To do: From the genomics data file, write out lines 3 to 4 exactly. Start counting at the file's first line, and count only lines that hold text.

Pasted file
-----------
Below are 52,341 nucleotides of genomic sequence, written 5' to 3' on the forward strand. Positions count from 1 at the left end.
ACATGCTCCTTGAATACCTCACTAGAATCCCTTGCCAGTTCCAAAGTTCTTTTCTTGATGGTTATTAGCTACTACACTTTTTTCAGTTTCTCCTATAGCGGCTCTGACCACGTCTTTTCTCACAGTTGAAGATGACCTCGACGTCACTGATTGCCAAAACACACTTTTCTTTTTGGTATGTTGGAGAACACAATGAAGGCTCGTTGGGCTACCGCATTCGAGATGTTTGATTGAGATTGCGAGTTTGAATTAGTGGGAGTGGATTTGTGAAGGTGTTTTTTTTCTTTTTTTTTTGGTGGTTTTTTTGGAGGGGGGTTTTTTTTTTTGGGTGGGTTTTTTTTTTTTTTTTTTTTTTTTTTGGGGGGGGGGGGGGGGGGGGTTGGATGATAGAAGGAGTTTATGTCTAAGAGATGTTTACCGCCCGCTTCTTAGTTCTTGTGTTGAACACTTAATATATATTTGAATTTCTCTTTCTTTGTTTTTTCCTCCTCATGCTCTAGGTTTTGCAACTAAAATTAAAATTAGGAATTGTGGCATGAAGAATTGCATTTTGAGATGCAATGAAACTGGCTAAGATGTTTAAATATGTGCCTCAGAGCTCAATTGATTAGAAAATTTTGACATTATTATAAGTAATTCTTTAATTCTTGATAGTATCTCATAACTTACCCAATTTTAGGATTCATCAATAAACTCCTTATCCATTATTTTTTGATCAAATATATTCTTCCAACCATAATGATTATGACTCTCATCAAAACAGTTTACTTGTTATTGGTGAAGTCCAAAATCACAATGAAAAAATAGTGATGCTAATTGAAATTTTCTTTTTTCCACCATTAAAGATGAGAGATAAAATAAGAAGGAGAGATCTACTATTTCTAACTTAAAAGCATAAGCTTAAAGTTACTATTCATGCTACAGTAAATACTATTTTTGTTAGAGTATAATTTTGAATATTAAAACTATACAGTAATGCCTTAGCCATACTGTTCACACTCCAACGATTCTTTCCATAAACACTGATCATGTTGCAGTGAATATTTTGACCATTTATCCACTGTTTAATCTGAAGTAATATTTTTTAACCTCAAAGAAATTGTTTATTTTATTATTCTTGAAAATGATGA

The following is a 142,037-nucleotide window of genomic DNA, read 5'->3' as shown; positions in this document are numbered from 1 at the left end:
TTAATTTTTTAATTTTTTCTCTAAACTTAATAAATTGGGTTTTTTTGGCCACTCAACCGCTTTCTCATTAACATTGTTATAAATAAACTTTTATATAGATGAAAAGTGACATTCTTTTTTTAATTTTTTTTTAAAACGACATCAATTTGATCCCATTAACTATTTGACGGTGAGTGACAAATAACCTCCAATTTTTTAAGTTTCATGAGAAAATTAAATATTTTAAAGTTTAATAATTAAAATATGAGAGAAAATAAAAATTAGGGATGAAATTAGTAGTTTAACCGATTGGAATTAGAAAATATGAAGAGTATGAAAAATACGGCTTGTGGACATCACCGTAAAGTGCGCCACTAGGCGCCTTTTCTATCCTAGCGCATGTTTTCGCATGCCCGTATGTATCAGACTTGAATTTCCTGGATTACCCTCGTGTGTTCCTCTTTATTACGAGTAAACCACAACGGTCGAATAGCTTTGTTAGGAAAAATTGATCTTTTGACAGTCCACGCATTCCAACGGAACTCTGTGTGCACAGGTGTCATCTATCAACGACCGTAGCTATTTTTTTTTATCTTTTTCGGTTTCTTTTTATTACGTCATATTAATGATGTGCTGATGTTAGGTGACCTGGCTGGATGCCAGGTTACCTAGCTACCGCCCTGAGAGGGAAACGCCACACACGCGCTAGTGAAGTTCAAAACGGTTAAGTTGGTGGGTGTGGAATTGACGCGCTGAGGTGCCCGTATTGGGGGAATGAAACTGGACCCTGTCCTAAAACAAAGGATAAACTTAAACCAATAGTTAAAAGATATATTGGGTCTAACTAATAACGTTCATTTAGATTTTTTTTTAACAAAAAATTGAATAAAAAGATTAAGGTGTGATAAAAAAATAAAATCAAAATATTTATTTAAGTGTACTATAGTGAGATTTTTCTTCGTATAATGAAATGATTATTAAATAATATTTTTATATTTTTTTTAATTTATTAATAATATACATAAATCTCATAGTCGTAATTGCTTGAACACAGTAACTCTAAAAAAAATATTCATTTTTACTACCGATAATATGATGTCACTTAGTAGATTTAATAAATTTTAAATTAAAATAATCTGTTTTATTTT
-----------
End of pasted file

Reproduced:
The following is a 142,037-nucleotide window of genomic DNA, read 5'->3' as shown; positions in this document are numbered from 1 at the left end:
TTAATTTTTTAATTTTTTCTCTAAACTTAATAAATTGGGTTTTTTTGGCCACTCAACCGCTTTCTCATTAACATTGTTATAAATAAACTTTTATATAGATGAAAAGTGACATTCTTTTTTTAATTTTTTTTTAAAACGACATCAATTTGATCCCATTAACTATTTGACGGTGAGTGACAAATAACCTCCAATTTTTTAAGTTTCATGAGAAAATTAAATATTTTAAAGTTTAATAATTAAAATATGAGAGAAAATAAAAATTAGGGATGAAATTAGTAGTTTAACCGATTGGAATTAGAAAATATGAAGAGTATGAAAAATACGGCTTGTGGACATCACCGTAAAGTGCGCCACTAGGCGCCTTTTCTATCCTAGCGCATGTTTTCGCATGCCCGTATGTATCAGACTTGAATTTCCTGGATTACCCTCGTGTGTTCCTCTTTATTACGAGTAAACCACAACGGTCGAATAGCTTTGTTAGGAAAAATTGATCTTTTGACAGTCCACGCATTCCAACGGAACTCTGTGTGCACAGGTGTCATCTATCAACGACCGTAGCTATTTTTTTTTATCTTTTTCGGTTTCTTTTTATTACGTCATATTAATGATGTGCTGATGTTAGGTGACCTGGCTGGATGCCAGGTTACCTAGCTACCGCCCTGAGAGGGAAACGCCACACACGCGCTAGTGAAGTTCAAAACGGTTAAGTTGGTGGGTGTGGAATTGACGCGCTGAGGTGCCCGTATTGGGGGAATGAAACTGGACCCTGTCCTAAAACAAAGGATAAACTTAAACCAATAGTTAAAAGATATATTGGGTCTAACTAATAACGTTCATTTAGATTTTTTTTTAACAAAAAATTGAATAAAAAGATTAAGGTGTGATAAAAAAATAAAATCAAAATATTTATTTAAGTGTACTATAGTGAGATTTTTCTTCGTATAATGAAATGATTATTAAATAATATTTTTATATTTTTTTTAATTTATTAATAATATACATAAATCTCATAGTCGTAATTGCTTGAACACAGTAACTCTAAAAAAAATATTCATTTTTACTACCGATAATATGATGTCACTTAGTAGATTTAATAAATTTTAAATTAAAATAATCTGTTTTATTTT